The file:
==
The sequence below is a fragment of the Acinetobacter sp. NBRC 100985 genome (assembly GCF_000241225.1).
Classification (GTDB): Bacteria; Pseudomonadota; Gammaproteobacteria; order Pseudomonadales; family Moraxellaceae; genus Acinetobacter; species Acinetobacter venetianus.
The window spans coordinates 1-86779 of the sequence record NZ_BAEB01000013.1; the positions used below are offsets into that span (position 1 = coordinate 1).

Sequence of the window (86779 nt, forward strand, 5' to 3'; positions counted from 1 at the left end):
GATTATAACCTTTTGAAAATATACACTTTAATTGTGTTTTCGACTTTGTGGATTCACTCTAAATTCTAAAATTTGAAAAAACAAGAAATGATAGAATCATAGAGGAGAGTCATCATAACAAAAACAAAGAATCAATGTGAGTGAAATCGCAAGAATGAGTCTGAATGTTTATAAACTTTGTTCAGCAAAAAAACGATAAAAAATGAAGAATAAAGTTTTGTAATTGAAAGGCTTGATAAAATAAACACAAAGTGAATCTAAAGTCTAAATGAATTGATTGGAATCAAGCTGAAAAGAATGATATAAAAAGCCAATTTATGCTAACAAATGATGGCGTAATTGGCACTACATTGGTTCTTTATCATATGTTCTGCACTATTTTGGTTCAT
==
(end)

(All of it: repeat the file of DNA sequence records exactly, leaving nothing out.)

The sequence below is a fragment of the Acinetobacter sp. NBRC 100985 genome (assembly GCF_000241225.1).
Classification (GTDB): Bacteria; Pseudomonadota; Gammaproteobacteria; order Pseudomonadales; family Moraxellaceae; genus Acinetobacter; species Acinetobacter venetianus.
The window spans coordinates 1-86779 of the sequence record NZ_BAEB01000013.1; the positions used below are offsets into that span (position 1 = coordinate 1).

Sequence of the window (86779 nt, forward strand, 5' to 3'; positions counted from 1 at the left end):
GATTATAACCTTTTGAAAATATACACTTTAATTGTGTTTTCGACTTTGTGGATTCACTCTAAATTCTAAAATTTGAAAAAACAAGAAATGATAGAATCATAGAGGAGAGTCATCATAACAAAAACAAAGAATCAATGTGAGTGAAATCGCAAGAATGAGTCTGAATGTTTATAAACTTTGTTCAGCAAAAAAACGATAAAAAATGAAGAATAAAGTTTTGTAATTGAAAGGCTTGATAAAATAAACACAAAGTGAATCTAAAGTCTAAATGAATTGATTGGAATCAAGCTGAAAAGAATGATATAAAAAGCCAATTTATGCTAACAAATGATGGCGTAATTGGCACTACATTGGTTCTTTATCATATGTTCTGCACTATTTTGGTTCAT